Kosher Wines

Please note: This story has been edited for length.

Jewish people around the world have something extra to be thankful for during the upcoming High Holidays: fine wines. For too long wine has been an afterthought (except for the sacramental variety) at the Sabbath table. That’s changing.

Joan Nathan, the grand doyenne of Jewish cookery in North America and author of seven bestselling cookbooks, says kosher wine used to be synonymous with syrupy cough medicine — not exactly food-friendly; really more prayer-friendly. She recently visited the Judean Hills in Israel. “I always thought of the Golan Heights as having good wine, but these wines in the Judean Hills were great — not like the sweet sacramental wines at all.” These kosher wines are, in fact, winning awards in international competition.

Natalie MacLean, the author of Red, White and Drunk All Over, notes there are many non-kosher Jews who still enjoy a traditional High Holiday meal with wine: “Brisket is delicious with rich, full-bodied red wines, such as Argentine Malbec and Rhône Valley Syrah. However, a lighter dish, such as gefilte fish, swims with crisp whites, like Pinot Blanc and Sauvignon Blanc.” She says there are loads of possibilities: matzo ball soup with Chardonnay, kugel with Champagne, “and for an extra kick, when you’ve been sitting at the dinner table for four hours, try honey cake with ice wine.”

She concurs with the other experts that Israel is producing some outstanding wines these days: “Two of my favourites are both robust Cabernet Sauvignons, one made by Saslove Winery from upper Galilee and the other, Yarden Golan Heights Winery. I’ve rated both of these wines 90 out of 100 and they’ll both age for a decade or more — long enough to get you through many Rosh Hashanah meals.”

Over the years, the Jamie Kennedy Wine Bar in Toronto has served up seasonal Jewish favourites ranging from chicken soup to latkes, and sommelier Jamie Drummond has been there with the appropriate wines to match. “Thinking of the fat present in a good chicken soup, I would tend to look toward something like a bone dry and tangy Manzanilla sherry, which may sound a little odd to some,” he says, “but people seem to have forgotten just how stunning a partner this style of sherry can be with certain foods.” He adds that a crisp and zesty Gruner Veltliner from Austria would also work well with the soup. “Brisket is interesting,” adds the Scottish-born sommelier. “Perhaps it’s just been my bad luck with the Jewish brisket I’ve been served, but it appears almost like a ‘tradition’ to burn the living daylights out of this particular cut. So I would tend to use something like a sangiovese-based Italian. A decent Chianti would be a great match actually, and since it’s probably for a special occasion, a Riserva with a little barrique aging would be a great choice, and quite often worth the extra bucks.”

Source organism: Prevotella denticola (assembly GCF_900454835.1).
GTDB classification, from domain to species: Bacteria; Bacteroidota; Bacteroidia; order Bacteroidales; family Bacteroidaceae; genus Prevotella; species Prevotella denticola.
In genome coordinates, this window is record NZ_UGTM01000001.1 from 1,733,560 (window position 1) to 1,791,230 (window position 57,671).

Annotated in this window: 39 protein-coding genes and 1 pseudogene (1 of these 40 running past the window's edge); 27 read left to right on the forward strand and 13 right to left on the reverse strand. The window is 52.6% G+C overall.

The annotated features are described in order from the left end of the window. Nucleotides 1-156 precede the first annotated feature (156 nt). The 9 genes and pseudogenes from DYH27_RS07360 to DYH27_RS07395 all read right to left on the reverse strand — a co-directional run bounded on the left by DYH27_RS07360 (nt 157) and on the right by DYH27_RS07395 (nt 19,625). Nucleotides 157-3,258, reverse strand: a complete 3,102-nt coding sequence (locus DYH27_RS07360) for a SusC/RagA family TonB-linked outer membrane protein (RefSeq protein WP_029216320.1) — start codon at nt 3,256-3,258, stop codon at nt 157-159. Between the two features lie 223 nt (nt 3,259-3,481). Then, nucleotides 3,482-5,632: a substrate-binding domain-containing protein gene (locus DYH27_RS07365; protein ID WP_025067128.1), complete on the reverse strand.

Howard Wasserman, a partner at the wine-importing company B & W Wines, says that Israel, “after 2,000 years,” is finally producing wines with “chutzpah.” His company has recently put together a list of quality wines that match well with traditional Jewish foods. “Cholent, the glue of the Western Jewish world, needs a strong partner, something like an old friend, a classic deep rich Cabernet from Penley Estate [South Australia].” Israel’s Tulip Winery Cabernet worked perfectly with a recent Friday night brisket, Wasserman says, while things got off to a nice start with Vitkin Winery’s Viognier — excellent with the matzo ball soup. “Along with everyday wines, there are some Israeli collectibles, such as Margalit Cabernet Franc, which have been recognized worldwide.”

The fact remains, though, that historically Jews have not been big drinkers. “We have a tradition of eating and drinking together,” says Joan Nathan, “but not of just drinking. I think the next generation is changing that.”

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